Here was the last of my clay a few days ago, 3 5# pitchers and a 10# pitcher. The deco is evolving, I like these.

These are little slab dishes that could be used for whatever, spoon rest, soap dish, etc. I make about 12-15 at a time and I decorate them all differently. It's a way to try new things without having to worry whether or not you're ruining a nice piece. These are cut from a block of clay with notched sticks as opposed to rolling out slabs. I can cut 15 of these in about 2 minutes.

When I make large pieces I use an electric wheel in the classroom. Our heat is off or broken or something so I dusted off my brent that has been tucked away in a corner of my studio for 2 years. Still runs like a champ.

Lucy of course likes to keep me company, getting to ride to the studio is one of her favorite things.


Friday, January 7, 2011

The true cost of ACC.

Breaking it down:

Bare bones booth fee: $2095
"Facilities Fee": $65
Required membership in the American Craft Council: $40
Bringing a cargo van or a trailer? "Let" us move that in for you: $300
What do you mean I can't use my own cordless drill? :$80
Electricity: $120
How many electricians does it take to screw in a light bulb? :$120
Wanna tighten your belt? :$45
Are you using your own legs to do that walking? :$100
No, you need to use one of our unionized ballpoint pens: $50
Is that Baltimore Union 486 air you're breathing? Hmmm...$$$
(okay, so maybe I made up those last four...)

I was fortunate enough to know all this going in so it's no surprise to me, but it still hurts a little. Oh labor unions...I will bite my tongue. We are fortunate enough in the south to not get ass raped like this at most of our facilities(pardon my bitter language.) But, you gotta do what you gotta do.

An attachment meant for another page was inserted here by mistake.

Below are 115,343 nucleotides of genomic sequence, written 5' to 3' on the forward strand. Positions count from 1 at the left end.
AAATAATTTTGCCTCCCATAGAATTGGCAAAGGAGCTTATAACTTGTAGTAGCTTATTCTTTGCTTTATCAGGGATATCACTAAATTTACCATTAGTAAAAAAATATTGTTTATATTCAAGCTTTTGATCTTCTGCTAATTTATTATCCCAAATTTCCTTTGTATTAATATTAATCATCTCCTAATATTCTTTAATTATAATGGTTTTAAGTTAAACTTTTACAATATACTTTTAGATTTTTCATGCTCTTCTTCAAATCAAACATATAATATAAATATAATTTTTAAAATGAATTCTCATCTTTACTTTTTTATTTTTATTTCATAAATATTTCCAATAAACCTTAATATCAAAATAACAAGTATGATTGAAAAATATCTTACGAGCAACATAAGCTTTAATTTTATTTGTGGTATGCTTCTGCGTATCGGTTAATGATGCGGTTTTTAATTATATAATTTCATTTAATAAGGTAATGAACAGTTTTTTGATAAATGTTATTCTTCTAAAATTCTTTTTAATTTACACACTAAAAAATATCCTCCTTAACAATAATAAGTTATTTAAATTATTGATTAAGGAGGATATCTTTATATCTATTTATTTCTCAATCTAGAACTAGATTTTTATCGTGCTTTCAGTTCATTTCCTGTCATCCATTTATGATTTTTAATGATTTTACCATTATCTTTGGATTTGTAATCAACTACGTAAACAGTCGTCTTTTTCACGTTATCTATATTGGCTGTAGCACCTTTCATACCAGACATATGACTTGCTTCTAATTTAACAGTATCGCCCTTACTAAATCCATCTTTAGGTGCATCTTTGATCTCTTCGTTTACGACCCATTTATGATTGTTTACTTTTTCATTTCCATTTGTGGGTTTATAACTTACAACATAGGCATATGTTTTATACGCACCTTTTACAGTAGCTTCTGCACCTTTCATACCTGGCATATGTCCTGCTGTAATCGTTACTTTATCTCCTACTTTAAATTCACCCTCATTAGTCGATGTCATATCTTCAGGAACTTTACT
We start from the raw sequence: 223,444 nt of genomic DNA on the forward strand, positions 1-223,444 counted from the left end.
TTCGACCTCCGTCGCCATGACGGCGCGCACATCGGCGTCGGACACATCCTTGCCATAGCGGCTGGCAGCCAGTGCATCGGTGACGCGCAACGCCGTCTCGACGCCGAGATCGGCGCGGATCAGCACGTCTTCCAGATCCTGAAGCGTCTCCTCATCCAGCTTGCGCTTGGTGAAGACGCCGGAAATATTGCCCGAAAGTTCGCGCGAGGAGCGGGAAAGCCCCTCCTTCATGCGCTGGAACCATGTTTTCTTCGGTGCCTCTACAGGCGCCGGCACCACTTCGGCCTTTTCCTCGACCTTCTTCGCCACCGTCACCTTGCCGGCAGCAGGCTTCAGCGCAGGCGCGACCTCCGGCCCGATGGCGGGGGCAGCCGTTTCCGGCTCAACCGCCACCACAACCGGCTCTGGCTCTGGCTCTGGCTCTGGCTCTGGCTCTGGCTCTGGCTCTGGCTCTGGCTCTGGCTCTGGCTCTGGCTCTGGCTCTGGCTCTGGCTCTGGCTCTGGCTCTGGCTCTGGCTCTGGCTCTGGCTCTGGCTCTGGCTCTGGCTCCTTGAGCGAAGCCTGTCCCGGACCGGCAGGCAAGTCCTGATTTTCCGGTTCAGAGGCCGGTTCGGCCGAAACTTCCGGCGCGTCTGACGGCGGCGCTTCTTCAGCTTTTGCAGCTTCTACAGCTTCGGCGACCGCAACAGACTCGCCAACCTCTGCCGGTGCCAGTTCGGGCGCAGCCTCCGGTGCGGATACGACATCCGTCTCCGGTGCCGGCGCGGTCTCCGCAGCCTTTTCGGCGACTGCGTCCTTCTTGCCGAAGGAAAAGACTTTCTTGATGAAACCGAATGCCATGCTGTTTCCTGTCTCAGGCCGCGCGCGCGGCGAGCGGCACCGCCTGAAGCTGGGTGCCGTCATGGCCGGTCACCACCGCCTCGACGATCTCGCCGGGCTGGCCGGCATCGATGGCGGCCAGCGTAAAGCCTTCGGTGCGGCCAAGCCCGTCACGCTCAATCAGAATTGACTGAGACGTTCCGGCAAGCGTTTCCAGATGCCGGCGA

Tuesday, January 4, 2011

The grind.

There's not much to report here except more of the studio grind. I've given myself a bit of a break the last week and only spent a few hours here each day. I spent time cleaning the studio and I also replaced a thermocouple on our electric kiln, it turned out that was only part of the problem and next week I'll get to replace the elements as well. I guess that will help round out my kiln maintenance experience.

Today I footed and decorated these platters, they're about 18". The base slip goes on before they're footed, it keeps the middle from sagging in the foot ring.

I like these little dishes, there were actually five but for some reason two of them got a little too stiff to trim while under the plastic. I chucked them across the studio, sometimes you just gotta throw a pot(pause for laughter.) Sometimes throwing them across a room is more therapeutic than throwing on the wheel.

Lug detail.

Cap jars.

Today's freshly thrown work.

A couple weeks ago I made these little dollies for some of my glaze/slip buckets. I store the buckets under the lowest shelf on my ware rack. I slip pots almost everyday so to drag these out everyday tends to hurt the back. I made them with scrap from the wood shop at the univ. I had 8 casters from some unfinished project long ago and put them to use. I wouldn't recommend using the casters with brakes on them but they're what I had. I bought more of the plain ones for the other dollies. My best guess is it would cost $10-15 each to build these, it sounds pricey but dollies for 5 gallon buckets are $30-40. Yikes!